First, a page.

Liam Napier looks at three things we learned from the Lions win over the All Blacks last night:
Best to tackle with the arms
Regardless of whether you believe Sonny Bill Williams should have copped a red or yellow, no-one can argue his tackle was reckless and avoidable. Williams' intent was not to slam his shoulder into Anthony Watson's head. But he did. And with it he immediately put his team under extreme and unnecessary pressure. There were contributing factors but, ultimately, that act cost the All Blacks this test.
Williams is a strong character, one used to polarising the public. Before you come off the long run it is worth remembering his quality performance in the first test; the way he punched onto the ball and offloaded. He never got a chance to test out the Jonathan Sexton-Owen Farrell axis, and now the judiciary will decide if he gets another chance on Saturday. One good test. One bad. Maybe one more chance in this series to prove his abilities.
All Blacks gracious in defeat
There were countless excuses, and cause for complaint. Not least the final match-deciding penalty against Charlie Faumuina for tackling follow prop Kyle Sinckler after he jumped to catch a pass. All Blacks coach Steve Hansen could have pointed to how disruptive losing Williams was. How his men were out on their feet after playing for 55 minutes with one less man. Hansen could have taken aim at some of the Lions' off-the-ball cheap shots (see Mako Vunipola). There were even suggestions of a war of words as the teams left the field. Hansen chose to ignore all that; to bite his tongue and display class to say the Lions deserved to win. Behind closed doors, though, expect Hansen to deliver a few rockets this week. The All Blacks hate losing. Hate it with a passion.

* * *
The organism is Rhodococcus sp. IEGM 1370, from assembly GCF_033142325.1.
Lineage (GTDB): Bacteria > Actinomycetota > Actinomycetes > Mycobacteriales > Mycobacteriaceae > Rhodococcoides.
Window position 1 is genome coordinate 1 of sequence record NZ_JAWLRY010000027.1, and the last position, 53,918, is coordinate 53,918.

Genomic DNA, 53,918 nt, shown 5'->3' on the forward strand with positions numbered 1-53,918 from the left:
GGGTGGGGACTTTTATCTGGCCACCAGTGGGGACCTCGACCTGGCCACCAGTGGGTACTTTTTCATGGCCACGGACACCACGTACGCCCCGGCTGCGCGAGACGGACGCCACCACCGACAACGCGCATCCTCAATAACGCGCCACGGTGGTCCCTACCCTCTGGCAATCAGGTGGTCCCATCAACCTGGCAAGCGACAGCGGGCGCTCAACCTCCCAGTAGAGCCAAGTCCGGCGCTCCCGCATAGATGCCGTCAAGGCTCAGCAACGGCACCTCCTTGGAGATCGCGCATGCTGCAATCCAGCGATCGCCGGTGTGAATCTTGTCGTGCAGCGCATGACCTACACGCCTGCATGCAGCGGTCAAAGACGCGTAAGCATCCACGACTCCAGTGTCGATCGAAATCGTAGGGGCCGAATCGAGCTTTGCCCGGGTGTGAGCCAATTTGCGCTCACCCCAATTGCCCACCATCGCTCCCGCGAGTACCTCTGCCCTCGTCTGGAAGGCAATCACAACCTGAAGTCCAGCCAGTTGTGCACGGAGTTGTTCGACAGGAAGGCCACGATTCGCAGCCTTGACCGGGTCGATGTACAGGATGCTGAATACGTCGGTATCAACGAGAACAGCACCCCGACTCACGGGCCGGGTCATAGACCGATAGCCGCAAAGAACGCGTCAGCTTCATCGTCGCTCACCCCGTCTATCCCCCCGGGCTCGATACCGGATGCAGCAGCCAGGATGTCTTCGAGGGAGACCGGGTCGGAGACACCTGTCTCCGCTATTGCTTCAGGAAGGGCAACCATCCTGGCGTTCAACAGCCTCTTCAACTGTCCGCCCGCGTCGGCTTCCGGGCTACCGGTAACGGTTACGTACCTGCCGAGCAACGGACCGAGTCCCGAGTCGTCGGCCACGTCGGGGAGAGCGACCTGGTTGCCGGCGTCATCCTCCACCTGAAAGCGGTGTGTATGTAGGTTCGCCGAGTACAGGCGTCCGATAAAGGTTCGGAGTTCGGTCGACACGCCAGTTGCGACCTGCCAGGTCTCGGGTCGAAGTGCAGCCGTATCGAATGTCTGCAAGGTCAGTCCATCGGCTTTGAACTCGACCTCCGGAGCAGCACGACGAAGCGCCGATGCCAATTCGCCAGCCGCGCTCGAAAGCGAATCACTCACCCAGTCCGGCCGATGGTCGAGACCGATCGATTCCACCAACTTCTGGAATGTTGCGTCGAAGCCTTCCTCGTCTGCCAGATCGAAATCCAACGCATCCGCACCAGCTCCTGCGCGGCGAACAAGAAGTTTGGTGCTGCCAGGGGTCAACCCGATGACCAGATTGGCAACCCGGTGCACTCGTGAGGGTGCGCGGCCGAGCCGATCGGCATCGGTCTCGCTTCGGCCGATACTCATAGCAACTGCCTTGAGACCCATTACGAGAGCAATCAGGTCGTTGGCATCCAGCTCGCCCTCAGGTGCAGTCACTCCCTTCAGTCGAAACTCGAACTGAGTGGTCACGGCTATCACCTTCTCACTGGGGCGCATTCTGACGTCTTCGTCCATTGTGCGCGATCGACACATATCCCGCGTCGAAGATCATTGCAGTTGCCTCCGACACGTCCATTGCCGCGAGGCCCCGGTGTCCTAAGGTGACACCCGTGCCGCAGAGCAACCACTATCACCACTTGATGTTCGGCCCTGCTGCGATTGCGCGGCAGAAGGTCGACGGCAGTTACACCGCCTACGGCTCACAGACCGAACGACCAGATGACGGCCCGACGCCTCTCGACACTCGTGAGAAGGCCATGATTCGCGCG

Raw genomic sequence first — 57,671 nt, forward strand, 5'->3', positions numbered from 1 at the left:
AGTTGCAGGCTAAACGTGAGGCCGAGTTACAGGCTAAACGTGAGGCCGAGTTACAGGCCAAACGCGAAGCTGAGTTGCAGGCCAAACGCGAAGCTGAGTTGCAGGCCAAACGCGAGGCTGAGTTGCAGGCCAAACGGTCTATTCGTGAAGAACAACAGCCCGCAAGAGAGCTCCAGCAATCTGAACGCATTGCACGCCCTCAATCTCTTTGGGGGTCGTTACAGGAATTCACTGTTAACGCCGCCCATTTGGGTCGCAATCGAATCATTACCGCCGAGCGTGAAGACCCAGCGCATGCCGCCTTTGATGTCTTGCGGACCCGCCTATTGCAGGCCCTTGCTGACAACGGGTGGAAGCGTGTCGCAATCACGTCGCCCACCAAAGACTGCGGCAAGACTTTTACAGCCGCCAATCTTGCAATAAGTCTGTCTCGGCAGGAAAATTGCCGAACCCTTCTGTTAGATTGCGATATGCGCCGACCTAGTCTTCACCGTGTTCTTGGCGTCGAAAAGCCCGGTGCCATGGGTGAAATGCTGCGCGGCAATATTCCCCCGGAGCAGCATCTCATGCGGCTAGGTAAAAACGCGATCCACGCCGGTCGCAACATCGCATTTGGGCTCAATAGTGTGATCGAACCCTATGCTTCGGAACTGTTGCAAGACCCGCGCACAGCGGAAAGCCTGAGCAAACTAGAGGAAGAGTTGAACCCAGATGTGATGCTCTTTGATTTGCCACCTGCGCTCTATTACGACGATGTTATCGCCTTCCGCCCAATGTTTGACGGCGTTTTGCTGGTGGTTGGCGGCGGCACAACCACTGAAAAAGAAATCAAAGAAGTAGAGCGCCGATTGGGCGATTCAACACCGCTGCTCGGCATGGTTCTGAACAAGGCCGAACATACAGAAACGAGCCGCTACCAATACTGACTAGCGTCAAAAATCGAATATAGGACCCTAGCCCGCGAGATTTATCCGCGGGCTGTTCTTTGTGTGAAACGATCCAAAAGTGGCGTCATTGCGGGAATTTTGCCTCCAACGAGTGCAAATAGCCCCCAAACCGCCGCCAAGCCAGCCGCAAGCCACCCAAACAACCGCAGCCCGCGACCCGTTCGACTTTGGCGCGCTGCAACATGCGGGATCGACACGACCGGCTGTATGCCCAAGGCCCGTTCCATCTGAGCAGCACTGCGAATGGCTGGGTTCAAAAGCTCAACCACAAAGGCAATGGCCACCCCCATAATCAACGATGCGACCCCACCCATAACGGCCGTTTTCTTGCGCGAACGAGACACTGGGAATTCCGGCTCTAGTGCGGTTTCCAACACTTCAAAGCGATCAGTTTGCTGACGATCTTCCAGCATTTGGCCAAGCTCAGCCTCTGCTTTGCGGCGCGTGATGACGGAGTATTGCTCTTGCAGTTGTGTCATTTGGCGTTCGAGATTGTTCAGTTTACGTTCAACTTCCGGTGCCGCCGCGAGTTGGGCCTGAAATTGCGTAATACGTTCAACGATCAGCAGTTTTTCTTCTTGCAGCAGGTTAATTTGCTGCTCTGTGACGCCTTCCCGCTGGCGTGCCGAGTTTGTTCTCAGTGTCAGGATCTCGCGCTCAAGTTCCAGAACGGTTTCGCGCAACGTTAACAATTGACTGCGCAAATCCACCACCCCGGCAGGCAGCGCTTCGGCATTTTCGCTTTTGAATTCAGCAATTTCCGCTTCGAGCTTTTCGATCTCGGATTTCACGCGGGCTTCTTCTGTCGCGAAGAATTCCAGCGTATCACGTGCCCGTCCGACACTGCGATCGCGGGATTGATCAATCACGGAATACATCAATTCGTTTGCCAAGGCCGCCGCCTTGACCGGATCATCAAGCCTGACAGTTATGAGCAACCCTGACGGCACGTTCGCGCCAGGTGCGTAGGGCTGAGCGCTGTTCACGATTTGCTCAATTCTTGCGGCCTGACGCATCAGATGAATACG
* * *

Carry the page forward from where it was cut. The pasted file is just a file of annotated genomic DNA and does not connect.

Nothing is a given in sport
Records are made to be broken. After what transpired at Eden Park in the first test, few gave the Lions a genuine chance of causing an upset in Wellington. Even the most loyal Lions fans were hoping their team would keep it close. Yet here we are digesting the All Blacks first loss at home for 2,849 days, and the first time they were held tryless since the 12-12 draw in Sydney in 2014. Need we mention the Eden Park record - the one where the All Blacks last lost there in 1994...